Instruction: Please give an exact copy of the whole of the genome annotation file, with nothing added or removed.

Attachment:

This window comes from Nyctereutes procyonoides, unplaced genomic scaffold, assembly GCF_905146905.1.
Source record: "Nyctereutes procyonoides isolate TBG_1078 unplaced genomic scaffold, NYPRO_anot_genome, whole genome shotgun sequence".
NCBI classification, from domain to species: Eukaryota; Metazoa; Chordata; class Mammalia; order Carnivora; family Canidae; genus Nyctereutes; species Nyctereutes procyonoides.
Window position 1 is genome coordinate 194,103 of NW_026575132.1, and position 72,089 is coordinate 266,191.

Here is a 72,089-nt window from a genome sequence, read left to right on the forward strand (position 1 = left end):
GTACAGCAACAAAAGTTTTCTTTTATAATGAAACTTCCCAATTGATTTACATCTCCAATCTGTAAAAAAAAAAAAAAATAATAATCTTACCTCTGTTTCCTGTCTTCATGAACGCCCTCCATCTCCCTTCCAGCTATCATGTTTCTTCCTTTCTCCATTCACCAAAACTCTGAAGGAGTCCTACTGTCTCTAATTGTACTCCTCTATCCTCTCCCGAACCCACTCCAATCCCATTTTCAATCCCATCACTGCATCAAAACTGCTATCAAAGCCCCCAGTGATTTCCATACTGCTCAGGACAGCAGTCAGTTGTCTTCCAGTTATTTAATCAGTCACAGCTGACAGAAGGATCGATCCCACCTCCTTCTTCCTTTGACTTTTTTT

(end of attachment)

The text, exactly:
This window comes from Nyctereutes procyonoides, unplaced genomic scaffold, assembly GCF_905146905.1.
Source record: "Nyctereutes procyonoides isolate TBG_1078 unplaced genomic scaffold, NYPRO_anot_genome, whole genome shotgun sequence".
NCBI classification, from domain to species: Eukaryota; Metazoa; Chordata; class Mammalia; order Carnivora; family Canidae; genus Nyctereutes; species Nyctereutes procyonoides.
Window position 1 is genome coordinate 194,103 of NW_026575132.1, and position 72,089 is coordinate 266,191.

Here is a 72,089-nt window from a genome sequence, read left to right on the forward strand (position 1 = left end):
GTACAGCAACAAAAGTTTTCTTTTATAATGAAACTTCCCAATTGATTTACATCTCCAATCTGTAAAAAAAAAAAAAAATAATAATCTTACCTCTGTTTCCTGTCTTCATGAACGCCCTCCATCTCCCTTCCAGCTATCATGTTTCTTCCTTTCTCCATTCACCAAAACTCTGAAGGAGTCCTACTGTCTCTAATTGTACTCCTCTATCCTCTCCCGAACCCACTCCAATCCCATTTTCAATCCCATCACTGCATCAAAACTGCTATCAAAGCCCCCAGTGATTTCCATACTGCTCAGGACAGCAGTCAGTTGTCTTCCAGTTATTTAATCAGTCACAGCTGACAGAAGGATCGATCCCACCTCCTTCTTCCTTTGACTTTTTTT